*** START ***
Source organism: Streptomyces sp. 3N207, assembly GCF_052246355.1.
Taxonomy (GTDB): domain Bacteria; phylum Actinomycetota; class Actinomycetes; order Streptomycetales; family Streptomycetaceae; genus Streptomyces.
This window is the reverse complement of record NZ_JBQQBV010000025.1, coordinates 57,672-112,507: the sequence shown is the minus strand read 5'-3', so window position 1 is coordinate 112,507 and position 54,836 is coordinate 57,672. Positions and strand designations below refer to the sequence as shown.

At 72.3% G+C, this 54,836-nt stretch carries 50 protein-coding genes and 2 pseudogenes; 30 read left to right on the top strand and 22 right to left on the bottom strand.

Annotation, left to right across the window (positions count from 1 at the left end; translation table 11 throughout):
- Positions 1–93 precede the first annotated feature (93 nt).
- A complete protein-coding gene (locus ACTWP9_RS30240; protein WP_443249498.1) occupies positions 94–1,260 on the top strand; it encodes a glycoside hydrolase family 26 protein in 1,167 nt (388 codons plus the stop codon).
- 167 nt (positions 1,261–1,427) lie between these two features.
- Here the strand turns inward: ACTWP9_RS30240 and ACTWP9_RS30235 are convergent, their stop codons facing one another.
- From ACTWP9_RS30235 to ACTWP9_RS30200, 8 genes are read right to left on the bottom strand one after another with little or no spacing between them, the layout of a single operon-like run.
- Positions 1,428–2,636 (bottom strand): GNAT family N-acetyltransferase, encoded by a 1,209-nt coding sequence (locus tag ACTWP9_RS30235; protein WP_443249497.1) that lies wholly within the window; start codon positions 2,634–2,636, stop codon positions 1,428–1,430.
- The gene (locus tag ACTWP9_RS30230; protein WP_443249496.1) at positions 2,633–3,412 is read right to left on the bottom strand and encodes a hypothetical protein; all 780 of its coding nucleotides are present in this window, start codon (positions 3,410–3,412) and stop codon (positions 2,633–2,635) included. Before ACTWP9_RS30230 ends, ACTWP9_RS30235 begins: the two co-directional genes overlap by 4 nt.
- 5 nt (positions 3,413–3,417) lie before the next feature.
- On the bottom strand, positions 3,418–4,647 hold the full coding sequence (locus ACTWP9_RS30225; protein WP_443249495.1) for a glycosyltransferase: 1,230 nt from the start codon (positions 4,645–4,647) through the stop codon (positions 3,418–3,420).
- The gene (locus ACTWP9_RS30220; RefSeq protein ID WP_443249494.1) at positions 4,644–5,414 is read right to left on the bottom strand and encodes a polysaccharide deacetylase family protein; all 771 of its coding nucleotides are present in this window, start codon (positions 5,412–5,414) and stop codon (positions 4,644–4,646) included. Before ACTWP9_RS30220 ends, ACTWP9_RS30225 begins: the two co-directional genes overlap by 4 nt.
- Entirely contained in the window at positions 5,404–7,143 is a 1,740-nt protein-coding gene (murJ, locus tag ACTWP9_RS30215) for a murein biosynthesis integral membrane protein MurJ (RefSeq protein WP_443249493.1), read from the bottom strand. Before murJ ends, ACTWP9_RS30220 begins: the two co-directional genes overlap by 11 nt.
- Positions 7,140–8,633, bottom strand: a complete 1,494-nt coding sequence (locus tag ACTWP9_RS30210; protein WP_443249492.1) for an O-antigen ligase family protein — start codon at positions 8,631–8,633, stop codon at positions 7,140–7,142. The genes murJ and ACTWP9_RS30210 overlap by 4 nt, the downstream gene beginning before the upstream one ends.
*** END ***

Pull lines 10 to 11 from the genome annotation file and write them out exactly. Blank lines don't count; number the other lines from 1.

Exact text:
- From ACTWP9_RS30235 to ACTWP9_RS30200, 8 genes are read right to left on the bottom strand one after another with little or no spacing between them, the layout of a single operon-like run.
- Positions 1,428–2,636 (bottom strand): GNAT family N-acetyltransferase, encoded by a 1,209-nt coding sequence (locus tag ACTWP9_RS30235; protein WP_443249497.1) that lies wholly within the window; start codon positions 2,634–2,636, stop codon positions 1,428–1,430.